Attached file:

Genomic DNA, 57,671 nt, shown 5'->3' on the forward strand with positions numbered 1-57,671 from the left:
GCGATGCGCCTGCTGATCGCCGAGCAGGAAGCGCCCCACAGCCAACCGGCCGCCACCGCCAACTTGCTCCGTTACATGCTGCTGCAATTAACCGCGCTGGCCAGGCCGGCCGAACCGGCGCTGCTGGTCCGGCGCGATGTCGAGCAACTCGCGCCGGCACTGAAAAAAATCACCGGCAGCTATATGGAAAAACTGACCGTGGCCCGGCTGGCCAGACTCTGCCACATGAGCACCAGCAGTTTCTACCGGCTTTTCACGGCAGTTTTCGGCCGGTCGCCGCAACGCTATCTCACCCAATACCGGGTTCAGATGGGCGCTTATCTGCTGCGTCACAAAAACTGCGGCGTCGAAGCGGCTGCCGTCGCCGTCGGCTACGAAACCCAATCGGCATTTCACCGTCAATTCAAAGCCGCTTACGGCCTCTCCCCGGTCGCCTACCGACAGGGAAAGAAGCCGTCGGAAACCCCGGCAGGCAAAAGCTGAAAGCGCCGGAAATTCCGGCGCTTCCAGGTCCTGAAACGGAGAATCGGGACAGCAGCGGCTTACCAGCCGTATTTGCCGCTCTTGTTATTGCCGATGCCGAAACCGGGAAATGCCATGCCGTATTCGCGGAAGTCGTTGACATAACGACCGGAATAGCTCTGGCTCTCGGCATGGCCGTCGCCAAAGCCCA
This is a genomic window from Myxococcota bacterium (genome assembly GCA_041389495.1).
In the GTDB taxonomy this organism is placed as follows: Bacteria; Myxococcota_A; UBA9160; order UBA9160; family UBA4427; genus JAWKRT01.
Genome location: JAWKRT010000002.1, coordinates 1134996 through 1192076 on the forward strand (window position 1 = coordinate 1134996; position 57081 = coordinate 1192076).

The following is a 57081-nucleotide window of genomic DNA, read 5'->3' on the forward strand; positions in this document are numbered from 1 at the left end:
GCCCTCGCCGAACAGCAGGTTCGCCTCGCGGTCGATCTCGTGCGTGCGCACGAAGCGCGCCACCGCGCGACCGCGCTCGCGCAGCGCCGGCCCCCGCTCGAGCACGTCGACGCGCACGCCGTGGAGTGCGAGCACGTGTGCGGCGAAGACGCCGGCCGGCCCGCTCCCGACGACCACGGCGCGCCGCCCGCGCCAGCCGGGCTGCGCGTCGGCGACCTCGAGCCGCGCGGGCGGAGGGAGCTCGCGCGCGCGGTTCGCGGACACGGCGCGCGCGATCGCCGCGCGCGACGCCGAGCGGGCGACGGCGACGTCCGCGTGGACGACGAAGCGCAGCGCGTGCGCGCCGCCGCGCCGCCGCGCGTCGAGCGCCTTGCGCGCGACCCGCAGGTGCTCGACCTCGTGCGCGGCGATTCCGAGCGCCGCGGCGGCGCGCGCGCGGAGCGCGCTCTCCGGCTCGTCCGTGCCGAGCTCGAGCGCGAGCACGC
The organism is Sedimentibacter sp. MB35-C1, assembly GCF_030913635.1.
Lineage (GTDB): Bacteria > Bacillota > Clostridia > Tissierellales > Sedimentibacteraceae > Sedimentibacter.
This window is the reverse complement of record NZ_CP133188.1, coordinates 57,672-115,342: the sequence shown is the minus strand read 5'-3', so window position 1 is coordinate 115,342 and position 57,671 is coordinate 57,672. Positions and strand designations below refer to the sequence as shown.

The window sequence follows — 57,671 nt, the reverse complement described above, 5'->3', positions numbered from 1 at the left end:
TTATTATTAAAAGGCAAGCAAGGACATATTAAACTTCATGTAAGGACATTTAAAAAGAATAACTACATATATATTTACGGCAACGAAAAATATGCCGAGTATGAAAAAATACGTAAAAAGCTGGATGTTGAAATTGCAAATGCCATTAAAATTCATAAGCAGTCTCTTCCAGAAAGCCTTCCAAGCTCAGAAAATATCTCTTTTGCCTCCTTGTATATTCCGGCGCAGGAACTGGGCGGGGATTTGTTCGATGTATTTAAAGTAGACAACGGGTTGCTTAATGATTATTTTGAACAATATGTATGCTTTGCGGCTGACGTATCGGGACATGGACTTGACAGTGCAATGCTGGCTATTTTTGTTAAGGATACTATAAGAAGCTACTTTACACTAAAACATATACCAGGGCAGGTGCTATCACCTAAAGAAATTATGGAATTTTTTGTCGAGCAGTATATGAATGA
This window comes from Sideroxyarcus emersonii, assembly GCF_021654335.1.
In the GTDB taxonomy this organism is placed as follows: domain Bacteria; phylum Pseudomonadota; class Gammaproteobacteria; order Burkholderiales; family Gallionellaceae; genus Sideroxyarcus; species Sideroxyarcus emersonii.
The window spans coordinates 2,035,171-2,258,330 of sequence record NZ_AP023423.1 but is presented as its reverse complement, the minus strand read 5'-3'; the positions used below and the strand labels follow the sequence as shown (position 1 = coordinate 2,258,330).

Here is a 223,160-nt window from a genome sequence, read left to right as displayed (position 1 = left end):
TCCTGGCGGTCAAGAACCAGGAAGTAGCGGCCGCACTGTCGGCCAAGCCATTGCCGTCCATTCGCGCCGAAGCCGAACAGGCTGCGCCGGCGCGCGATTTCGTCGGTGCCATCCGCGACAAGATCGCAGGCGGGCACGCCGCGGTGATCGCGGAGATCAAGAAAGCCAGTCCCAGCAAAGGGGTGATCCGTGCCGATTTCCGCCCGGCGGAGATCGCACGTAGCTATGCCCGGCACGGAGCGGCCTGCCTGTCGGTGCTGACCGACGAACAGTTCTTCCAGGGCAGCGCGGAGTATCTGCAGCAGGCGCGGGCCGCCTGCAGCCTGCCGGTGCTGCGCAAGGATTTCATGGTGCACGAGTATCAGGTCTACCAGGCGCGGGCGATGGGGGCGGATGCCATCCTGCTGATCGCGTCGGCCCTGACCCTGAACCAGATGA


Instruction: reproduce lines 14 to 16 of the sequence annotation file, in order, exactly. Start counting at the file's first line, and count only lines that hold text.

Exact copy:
In the GTDB taxonomy this organism is placed as follows: domain Bacteria; phylum Pseudomonadota; class Gammaproteobacteria; order Burkholderiales; family Gallionellaceae; genus Sideroxyarcus; species Sideroxyarcus emersonii.
The window spans coordinates 2,035,171-2,258,330 of sequence record NZ_AP023423.1 but is presented as its reverse complement, the minus strand read 5'-3'; the positions used below and the strand labels follow the sequence as shown (position 1 = coordinate 2,258,330).

Here is a 223,160-nt window from a genome sequence, read left to right as displayed (position 1 = left end):